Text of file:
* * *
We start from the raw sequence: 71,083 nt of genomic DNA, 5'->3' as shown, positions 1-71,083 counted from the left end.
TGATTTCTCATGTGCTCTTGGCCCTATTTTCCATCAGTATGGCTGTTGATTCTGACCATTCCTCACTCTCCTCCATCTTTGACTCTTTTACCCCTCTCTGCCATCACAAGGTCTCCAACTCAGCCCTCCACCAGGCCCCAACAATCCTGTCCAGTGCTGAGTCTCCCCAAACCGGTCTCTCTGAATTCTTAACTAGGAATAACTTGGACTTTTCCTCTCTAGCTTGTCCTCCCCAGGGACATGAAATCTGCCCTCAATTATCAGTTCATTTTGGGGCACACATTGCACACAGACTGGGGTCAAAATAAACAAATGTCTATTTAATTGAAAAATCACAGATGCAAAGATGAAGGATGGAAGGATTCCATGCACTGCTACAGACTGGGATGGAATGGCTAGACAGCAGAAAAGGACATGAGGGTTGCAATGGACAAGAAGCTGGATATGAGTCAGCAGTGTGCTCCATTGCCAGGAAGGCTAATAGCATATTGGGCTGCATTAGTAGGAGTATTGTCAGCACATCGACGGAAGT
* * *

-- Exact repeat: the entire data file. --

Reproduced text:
We start from the raw sequence: 71,083 nt of genomic DNA, 5'->3' as shown, positions 1-71,083 counted from the left end.
TGATTTCTCATGTGCTCTTGGCCCTATTTTCCATCAGTATGGCTGTTGATTCTGACCATTCCTCACTCTCCTCCATCTTTGACTCTTTTACCCCTCTCTGCCATCACAAGGTCTCCAACTCAGCCCTCCACCAGGCCCCAACAATCCTGTCCAGTGCTGAGTCTCCCCAAACCGGTCTCTCTGAATTCTTAACTAGGAATAACTTGGACTTTTCCTCTCTAGCTTGTCCTCCCCAGGGACATGAAATCTGCCCTCAATTATCAGTTCATTTTGGGGCACACATTGCACACAGACTGGGGTCAAAATAAACAAATGTCTATTTAATTGAAAAATCACAGATGCAAAGATGAAGGATGGAAGGATTCCATGCACTGCTACAGACTGGGATGGAATGGCTAGACAGCAGAAAAGGACATGAGGGTTGCAATGGACAAGAAGCTGGATATGAGTCAGCAGTGTGCTCCATTGCCAGGAAGGCTAATAGCATATTGGGCTGCATTAGTAGGAGTATTGTCAGCACATCGACGGAAGT